Once the wheel is finished the hub bearing adjustment is checked (it will tend to loosen slightly because the spoke tension pulls the flanges open ever so slightly) the dish is checked and confirmed, and a few other #qualitycontrolsteps are performed and recorded in our database. We engrave a unique wheel number so if you want to service the wheel or should you ever have a problem we can pull up every minute detail about it.


With the matching rear built some photos are taken, rim tape is fitted, QC checks done and recorded the wheels are installed into our custom wheelboxes for shipping to Wheelhaus

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What makes a good road tyre?

What makes a good road tyre?


Your bike only touches the ground in places – those two tiny contact patches that your tyres make with the road surface, each about the size of a 10c coin.  I’ll argue that good quality tyres are always worth spending money on because tyres have such a massive effect on how a bike rides.

Let us have a look at the attributes of a good tyre:


Rolling resistance

A good quality tyre eats up around 13 to 14 watts while you’re pushing hard on a smooth road.  That may sound like a lot but when you think that you’re using around 20 times that amount to overcome aerodynamic drag you realize it’s not very much.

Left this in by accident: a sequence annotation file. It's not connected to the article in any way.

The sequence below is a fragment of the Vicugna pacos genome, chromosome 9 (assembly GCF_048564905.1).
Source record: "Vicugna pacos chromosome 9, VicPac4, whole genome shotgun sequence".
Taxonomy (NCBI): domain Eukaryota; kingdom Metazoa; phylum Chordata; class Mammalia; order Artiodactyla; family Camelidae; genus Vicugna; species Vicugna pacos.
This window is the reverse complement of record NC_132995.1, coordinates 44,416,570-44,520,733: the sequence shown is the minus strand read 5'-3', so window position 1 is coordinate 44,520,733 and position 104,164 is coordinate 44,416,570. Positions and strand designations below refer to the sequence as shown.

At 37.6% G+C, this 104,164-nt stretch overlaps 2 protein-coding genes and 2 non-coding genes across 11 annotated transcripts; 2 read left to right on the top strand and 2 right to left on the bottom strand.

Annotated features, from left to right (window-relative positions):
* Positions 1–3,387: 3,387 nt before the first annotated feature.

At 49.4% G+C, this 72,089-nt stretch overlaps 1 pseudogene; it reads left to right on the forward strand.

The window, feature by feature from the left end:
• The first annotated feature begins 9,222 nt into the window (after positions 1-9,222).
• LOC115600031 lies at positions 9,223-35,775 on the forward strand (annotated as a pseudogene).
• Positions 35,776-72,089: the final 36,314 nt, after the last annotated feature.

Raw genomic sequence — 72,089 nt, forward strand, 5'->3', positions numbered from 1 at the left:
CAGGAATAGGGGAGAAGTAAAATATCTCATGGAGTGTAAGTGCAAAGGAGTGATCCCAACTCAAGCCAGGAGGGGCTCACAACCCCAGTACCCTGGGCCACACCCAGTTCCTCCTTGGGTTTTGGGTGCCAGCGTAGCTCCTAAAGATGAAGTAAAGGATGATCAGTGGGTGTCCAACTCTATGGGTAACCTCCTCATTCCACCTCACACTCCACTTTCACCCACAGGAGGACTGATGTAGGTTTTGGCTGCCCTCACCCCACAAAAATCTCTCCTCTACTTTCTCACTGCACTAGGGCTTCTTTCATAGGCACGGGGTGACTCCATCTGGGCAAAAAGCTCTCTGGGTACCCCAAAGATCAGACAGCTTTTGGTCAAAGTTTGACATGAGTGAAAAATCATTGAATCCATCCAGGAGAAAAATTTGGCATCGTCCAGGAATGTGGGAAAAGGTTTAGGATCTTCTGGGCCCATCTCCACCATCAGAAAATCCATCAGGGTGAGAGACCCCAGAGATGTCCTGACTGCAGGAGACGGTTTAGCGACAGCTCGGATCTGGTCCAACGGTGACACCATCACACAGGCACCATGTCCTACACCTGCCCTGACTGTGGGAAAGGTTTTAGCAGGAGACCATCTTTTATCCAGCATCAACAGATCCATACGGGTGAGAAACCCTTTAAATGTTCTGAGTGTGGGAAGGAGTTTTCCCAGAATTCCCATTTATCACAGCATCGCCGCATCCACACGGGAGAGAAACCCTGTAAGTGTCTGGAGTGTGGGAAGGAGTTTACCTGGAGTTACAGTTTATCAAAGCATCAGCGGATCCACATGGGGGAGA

The difference between a really good and really bad tyre is only a handful of watts…certainly not worth overlooking or throwing away but at the same time not that consequential in the grand scheme of things.

Rolling resistance is one of the few easily measurable attributes of a tyre and is arguably the least important – the other attributes are a bit more vague and user-subjective but make a bigger difference.

Grip (especially in the wet)

German uber-geek Magazine Tour has done tyre grip tests on a wet corner using a very brave (and heavily padded) rider and the results are staggering:  The range of grip-level between the best and worst tyres is amazingly different.

Grip, especially wet-weather grip, is massively better on a good tyre.

It’s tempting to throw on some cheap and nasty tyres for knocking out the winter training but I’d urge you not to.  Good tyres make more of a difference in winter than in summer.